[Tutor] Floating point exercise 3 from Learn python the hard way
sander.sweers at gmail.com
Tue Jun 14 16:55:10 CEST 2011
On 14 June 2011 15:20, amt <0101amt at gmail.com> wrote:
>>> But I can't understand at line 2 and 3. I mean it makes no difference
>>> for me. Saying 30 or 30.0 is the same thing.
>>> As well as saying 97 or 97.0.
>> Precisely, thats why I asked the question.
> As a beginner at line 2 and 3 I see no point of using floating numbers
> except the fact to serve as an example that if I have a floating point
> number it affects the rest of the expression evaluation.
Correct, 2 and 3 do not need floating point arithmetic.
> So, should I keep them or not?It's unclear to me and sadly the author of the
> book doesn't provide the solutions to the exercises. The only way I can
> verify myself is using this list.
If you tell Python to divide 2 integers (whole numbers) by default it
will use integer arithmetic. So in your calculation on line 5 you get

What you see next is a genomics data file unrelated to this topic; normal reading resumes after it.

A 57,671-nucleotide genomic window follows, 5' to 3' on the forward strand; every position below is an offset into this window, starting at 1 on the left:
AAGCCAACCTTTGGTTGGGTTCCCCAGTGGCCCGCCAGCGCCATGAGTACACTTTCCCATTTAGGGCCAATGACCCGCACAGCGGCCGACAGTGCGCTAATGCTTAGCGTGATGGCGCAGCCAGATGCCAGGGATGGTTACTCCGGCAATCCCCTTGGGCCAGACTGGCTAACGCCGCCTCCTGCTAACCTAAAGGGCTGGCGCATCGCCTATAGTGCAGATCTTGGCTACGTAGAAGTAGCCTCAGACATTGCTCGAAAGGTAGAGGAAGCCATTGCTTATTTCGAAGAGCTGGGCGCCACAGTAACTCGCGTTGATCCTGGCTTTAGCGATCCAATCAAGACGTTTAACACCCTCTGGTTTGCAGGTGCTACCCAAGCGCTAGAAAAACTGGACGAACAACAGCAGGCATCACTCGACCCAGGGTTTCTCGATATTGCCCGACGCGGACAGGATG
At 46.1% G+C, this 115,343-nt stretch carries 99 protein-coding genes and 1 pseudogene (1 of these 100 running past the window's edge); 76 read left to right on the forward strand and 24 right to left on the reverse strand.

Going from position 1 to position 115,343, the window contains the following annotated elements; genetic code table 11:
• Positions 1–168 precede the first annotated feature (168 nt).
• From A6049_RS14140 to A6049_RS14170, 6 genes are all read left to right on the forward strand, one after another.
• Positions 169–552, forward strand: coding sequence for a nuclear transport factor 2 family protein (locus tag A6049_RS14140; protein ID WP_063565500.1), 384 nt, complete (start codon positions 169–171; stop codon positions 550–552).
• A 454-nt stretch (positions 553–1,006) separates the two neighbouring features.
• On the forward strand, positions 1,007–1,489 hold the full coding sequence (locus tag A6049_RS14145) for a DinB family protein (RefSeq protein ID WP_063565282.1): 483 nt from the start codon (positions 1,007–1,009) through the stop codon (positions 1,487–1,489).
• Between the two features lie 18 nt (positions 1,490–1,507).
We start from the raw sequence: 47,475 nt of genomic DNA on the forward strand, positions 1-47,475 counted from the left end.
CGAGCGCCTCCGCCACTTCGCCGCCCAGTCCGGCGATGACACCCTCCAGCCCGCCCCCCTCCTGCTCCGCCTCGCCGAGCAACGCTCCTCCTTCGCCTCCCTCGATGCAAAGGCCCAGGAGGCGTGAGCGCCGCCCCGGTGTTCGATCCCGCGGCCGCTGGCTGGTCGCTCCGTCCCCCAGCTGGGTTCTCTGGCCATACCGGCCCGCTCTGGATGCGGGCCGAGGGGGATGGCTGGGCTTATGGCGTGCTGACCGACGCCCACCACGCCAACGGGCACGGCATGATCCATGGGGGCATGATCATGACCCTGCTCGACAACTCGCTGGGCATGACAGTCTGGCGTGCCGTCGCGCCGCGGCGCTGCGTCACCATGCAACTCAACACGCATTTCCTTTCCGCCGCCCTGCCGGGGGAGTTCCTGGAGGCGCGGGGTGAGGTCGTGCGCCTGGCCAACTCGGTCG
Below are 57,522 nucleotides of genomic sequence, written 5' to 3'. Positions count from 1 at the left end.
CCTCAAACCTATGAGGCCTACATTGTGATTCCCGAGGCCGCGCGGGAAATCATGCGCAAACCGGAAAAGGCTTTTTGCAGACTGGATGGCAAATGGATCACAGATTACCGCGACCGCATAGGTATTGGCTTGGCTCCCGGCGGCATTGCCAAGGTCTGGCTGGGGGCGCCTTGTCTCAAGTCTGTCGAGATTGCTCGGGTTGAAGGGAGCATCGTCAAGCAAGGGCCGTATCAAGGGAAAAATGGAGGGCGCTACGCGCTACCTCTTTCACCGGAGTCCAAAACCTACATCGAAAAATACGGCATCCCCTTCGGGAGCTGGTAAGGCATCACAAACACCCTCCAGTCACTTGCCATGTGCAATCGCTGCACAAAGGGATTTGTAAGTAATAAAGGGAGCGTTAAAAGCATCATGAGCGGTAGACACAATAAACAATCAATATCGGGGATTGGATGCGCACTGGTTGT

a result of 7 as Python does not switch to floating point arithmetic.
You can ask Python to use floating point arithmetic a couple of ways.
For example if you want 2 divided by 3 you can tell Python to use
floating point arithmetic by:
>>> float(2) / 3
>>> float(20) / 7
>>> 2.0 / 3
>>> 20.0 / 7
What happens here is that Python on one side of the division has a
floating point number. This will force it to use floating point
arithmetic instead of integer. Generally the second form is used and
the first is for demonstration purpose only.
>>> 2 / 3
>>> 20 / 7
Here we have 2 integers and therefor Python uses integer arithmetic
and gives 0 and 2 as result. This is because the results of the
division can not be stored as an integer so everything after the
decimal place gets cut off.
In Python 3 this has been changed that by default it will do floating
point arithmetic. You can also get this in Python 2 by importing
division from __future__.
The Python tutorial  on floating point arithmetic will give you
much more info on floating point arithmatic in Python.
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